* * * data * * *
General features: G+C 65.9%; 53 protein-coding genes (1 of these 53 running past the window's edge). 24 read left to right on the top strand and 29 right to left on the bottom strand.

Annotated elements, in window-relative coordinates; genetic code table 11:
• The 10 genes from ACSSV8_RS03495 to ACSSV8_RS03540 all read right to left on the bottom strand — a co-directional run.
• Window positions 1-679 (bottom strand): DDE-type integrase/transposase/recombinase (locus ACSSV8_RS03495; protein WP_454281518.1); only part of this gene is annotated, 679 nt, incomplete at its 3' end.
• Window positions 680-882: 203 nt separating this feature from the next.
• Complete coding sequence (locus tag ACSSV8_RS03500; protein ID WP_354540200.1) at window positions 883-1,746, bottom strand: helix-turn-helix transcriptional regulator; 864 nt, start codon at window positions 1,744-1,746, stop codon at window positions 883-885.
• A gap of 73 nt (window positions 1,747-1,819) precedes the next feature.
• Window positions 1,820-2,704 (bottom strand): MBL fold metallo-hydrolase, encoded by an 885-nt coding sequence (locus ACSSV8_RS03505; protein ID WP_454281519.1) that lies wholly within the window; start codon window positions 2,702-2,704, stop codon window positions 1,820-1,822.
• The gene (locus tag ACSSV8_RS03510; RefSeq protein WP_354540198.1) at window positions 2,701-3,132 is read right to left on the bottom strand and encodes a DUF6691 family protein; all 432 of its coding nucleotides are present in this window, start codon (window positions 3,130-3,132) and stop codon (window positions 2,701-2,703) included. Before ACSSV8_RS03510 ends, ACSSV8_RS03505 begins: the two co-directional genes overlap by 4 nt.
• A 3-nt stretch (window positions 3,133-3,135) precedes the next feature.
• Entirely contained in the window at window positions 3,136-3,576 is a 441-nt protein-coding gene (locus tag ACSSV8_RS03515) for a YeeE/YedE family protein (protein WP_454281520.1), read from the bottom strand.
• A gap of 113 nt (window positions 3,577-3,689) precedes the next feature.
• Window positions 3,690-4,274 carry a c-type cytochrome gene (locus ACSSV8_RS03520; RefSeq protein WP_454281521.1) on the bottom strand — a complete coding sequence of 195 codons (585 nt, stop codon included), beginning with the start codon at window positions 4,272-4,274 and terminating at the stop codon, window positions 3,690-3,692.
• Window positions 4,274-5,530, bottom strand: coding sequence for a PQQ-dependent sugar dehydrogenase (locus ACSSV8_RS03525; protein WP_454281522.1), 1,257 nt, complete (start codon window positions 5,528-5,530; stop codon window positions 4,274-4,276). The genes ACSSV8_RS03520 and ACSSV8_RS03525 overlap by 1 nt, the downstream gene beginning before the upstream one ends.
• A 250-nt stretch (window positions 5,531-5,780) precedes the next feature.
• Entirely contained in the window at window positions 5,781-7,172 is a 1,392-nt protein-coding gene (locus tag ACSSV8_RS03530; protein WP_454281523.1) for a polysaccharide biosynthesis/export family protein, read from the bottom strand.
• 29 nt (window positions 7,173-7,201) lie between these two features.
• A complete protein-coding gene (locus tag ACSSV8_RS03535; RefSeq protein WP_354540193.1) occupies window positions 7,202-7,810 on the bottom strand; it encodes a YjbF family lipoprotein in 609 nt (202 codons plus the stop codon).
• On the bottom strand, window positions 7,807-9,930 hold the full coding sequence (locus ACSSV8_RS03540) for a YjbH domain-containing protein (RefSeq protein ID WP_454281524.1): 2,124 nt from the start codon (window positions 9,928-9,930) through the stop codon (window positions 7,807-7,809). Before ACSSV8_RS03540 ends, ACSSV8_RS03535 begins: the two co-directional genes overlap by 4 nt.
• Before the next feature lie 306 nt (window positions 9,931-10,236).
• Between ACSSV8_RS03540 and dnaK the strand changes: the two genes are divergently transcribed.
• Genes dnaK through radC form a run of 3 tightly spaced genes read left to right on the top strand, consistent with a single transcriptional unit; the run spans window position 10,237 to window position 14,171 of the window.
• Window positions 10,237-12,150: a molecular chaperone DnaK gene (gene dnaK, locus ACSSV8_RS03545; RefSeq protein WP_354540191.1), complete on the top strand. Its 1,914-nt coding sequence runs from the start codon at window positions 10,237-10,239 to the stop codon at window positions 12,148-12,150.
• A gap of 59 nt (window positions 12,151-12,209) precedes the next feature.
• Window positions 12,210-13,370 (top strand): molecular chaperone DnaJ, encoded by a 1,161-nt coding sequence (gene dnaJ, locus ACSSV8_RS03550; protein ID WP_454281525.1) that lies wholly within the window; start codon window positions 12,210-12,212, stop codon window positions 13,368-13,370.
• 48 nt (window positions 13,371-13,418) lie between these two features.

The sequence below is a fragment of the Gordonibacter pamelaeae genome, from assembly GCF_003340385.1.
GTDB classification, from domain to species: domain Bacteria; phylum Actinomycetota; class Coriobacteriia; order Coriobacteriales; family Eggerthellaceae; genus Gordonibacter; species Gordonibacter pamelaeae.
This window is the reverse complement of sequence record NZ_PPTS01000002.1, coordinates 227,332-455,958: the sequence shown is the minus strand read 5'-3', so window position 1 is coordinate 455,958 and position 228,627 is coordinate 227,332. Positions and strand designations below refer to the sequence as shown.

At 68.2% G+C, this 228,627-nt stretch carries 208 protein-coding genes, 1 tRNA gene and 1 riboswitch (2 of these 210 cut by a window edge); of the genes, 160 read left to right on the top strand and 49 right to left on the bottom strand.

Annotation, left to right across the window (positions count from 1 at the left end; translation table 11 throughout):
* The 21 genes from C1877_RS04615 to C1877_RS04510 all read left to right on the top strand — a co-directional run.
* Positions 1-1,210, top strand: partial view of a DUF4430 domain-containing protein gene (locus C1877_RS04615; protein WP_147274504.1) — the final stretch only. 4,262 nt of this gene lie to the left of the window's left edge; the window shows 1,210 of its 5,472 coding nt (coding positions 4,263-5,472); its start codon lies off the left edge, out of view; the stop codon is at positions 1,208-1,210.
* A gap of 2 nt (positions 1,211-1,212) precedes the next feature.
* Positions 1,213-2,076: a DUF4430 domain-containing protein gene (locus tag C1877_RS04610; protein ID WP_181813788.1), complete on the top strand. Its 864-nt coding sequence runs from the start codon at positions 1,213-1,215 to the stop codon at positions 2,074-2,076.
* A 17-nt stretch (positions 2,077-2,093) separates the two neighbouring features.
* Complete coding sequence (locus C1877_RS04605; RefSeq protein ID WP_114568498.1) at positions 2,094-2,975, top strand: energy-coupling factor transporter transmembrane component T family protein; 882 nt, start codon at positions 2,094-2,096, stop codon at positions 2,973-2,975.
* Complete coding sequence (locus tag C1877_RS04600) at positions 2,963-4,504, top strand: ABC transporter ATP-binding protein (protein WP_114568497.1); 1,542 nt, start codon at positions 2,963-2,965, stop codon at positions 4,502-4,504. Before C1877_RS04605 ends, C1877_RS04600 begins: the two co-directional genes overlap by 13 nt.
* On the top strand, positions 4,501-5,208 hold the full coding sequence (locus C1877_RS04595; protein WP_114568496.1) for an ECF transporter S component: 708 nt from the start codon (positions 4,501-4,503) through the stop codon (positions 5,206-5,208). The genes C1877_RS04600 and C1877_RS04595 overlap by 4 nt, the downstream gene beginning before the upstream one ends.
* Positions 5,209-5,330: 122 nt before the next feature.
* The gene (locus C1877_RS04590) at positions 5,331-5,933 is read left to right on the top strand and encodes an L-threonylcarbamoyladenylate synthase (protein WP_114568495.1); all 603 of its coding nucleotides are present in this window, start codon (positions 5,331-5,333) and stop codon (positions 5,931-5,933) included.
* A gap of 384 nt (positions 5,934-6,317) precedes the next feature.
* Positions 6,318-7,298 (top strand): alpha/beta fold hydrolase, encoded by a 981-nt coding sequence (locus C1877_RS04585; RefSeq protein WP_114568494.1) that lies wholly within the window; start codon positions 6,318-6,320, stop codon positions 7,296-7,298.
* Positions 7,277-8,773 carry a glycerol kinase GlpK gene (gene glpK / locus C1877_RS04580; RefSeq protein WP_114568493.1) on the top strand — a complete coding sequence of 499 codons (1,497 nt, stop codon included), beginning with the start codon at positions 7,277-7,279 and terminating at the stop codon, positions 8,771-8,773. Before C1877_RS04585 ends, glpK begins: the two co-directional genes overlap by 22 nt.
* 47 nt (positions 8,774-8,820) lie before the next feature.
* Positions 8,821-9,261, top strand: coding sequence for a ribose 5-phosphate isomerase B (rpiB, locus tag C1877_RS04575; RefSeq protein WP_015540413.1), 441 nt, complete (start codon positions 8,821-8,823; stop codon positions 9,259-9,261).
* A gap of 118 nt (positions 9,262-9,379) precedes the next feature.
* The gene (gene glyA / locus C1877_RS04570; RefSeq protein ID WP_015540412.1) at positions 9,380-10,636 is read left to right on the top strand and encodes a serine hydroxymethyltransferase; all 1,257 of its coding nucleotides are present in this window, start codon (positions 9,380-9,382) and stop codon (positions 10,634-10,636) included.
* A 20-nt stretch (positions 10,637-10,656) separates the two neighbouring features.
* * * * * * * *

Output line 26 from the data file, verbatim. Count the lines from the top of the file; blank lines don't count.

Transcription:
• 48 nt (window positions 13,371-13,418) lie between these two features.